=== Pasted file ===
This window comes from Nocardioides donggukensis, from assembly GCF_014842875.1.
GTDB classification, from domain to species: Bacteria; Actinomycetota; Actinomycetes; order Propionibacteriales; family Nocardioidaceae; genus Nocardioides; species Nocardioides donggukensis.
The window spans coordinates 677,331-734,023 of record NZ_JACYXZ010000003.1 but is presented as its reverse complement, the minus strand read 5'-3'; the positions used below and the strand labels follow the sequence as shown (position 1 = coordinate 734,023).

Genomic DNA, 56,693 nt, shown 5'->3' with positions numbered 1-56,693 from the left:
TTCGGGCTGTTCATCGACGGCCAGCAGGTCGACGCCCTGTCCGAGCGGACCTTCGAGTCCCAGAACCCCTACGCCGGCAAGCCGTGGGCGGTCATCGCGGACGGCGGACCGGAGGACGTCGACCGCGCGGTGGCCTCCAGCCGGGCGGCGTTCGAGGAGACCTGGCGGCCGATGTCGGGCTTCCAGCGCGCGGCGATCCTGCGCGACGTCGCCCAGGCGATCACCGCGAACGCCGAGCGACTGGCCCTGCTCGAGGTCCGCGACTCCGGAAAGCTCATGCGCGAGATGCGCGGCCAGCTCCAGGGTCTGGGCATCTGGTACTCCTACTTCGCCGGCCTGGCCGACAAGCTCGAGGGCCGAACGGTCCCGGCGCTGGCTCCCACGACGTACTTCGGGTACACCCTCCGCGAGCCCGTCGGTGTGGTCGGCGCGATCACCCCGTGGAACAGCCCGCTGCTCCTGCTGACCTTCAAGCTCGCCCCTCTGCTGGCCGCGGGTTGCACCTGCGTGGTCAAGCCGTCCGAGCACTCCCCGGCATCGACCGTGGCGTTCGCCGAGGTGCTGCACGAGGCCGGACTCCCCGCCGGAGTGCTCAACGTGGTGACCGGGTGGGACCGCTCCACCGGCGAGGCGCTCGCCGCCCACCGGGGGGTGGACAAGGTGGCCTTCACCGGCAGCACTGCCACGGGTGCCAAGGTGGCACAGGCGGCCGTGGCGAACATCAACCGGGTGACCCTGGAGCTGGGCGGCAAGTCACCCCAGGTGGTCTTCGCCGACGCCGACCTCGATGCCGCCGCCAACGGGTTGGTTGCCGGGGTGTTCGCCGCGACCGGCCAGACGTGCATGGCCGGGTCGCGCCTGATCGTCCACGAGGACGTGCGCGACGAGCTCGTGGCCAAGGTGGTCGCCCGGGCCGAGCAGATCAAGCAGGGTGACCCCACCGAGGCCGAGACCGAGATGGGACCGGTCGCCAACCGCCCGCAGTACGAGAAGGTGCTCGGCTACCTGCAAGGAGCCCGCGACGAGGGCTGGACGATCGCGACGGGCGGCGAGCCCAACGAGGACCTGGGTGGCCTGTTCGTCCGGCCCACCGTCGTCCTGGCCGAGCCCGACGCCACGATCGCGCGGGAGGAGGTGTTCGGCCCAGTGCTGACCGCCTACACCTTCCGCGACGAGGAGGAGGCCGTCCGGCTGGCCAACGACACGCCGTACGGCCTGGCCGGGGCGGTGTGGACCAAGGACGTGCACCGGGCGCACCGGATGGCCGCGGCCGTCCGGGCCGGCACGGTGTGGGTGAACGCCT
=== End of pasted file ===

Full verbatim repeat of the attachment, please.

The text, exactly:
This window comes from Nocardioides donggukensis, from assembly GCF_014842875.1.
GTDB classification, from domain to species: Bacteria; Actinomycetota; Actinomycetes; order Propionibacteriales; family Nocardioidaceae; genus Nocardioides; species Nocardioides donggukensis.
The window spans coordinates 677,331-734,023 of record NZ_JACYXZ010000003.1 but is presented as its reverse complement, the minus strand read 5'-3'; the positions used below and the strand labels follow the sequence as shown (position 1 = coordinate 734,023).

Genomic DNA, 56,693 nt, shown 5'->3' with positions numbered 1-56,693 from the left:
TTCGGGCTGTTCATCGACGGCCAGCAGGTCGACGCCCTGTCCGAGCGGACCTTCGAGTCCCAGAACCCCTACGCCGGCAAGCCGTGGGCGGTCATCGCGGACGGCGGACCGGAGGACGTCGACCGCGCGGTGGCCTCCAGCCGGGCGGCGTTCGAGGAGACCTGGCGGCCGATGTCGGGCTTCCAGCGCGCGGCGATCCTGCGCGACGTCGCCCAGGCGATCACCGCGAACGCCGAGCGACTGGCCCTGCTCGAGGTCCGCGACTCCGGAAAGCTCATGCGCGAGATGCGCGGCCAGCTCCAGGGTCTGGGCATCTGGTACTCCTACTTCGCCGGCCTGGCCGACAAGCTCGAGGGCCGAACGGTCCCGGCGCTGGCTCCCACGACGTACTTCGGGTACACCCTCCGCGAGCCCGTCGGTGTGGTCGGCGCGATCACCCCGTGGAACAGCCCGCTGCTCCTGCTGACCTTCAAGCTCGCCCCTCTGCTGGCCGCGGGTTGCACCTGCGTGGTCAAGCCGTCCGAGCACTCCCCGGCATCGACCGTGGCGTTCGCCGAGGTGCTGCACGAGGCCGGACTCCCCGCCGGAGTGCTCAACGTGGTGACCGGGTGGGACCGCTCCACCGGCGAGGCGCTCGCCGCCCACCGGGGGGTGGACAAGGTGGCCTTCACCGGCAGCACTGCCACGGGTGCCAAGGTGGCACAGGCGGCCGTGGCGAACATCAACCGGGTGACCCTGGAGCTGGGCGGCAAGTCACCCCAGGTGGTCTTCGCCGACGCCGACCTCGATGCCGCCGCCAACGGGTTGGTTGCCGGGGTGTTCGCCGCGACCGGCCAGACGTGCATGGCCGGGTCGCGCCTGATCGTCCACGAGGACGTGCGCGACGAGCTCGTGGCCAAGGTGGTCGCCCGGGCCGAGCAGATCAAGCAGGGTGACCCCACCGAGGCCGAGACCGAGATGGGACCGGTCGCCAACCGCCCGCAGTACGAGAAGGTGCTCGGCTACCTGCAAGGAGCCCGCGACGAGGGCTGGACGATCGCGACGGGCGGCGAGCCCAACGAGGACCTGGGTGGCCTGTTCGTCCGGCCCACCGTCGTCCTGGCCGAGCCCGACGCCACGATCGCGCGGGAGGAGGTGTTCGGCCCAGTGCTGACCGCCTACACCTTCCGCGACGAGGAGGAGGCCGTCCGGCTGGCCAACGACACGCCGTACGGCCTGGCCGGGGCGGTGTGGACCAAGGACGTGCACCGGGCGCACCGGATGGCCGCGGCCGTCCGGGCCGGCACGGTGTGGGTGAACGCCT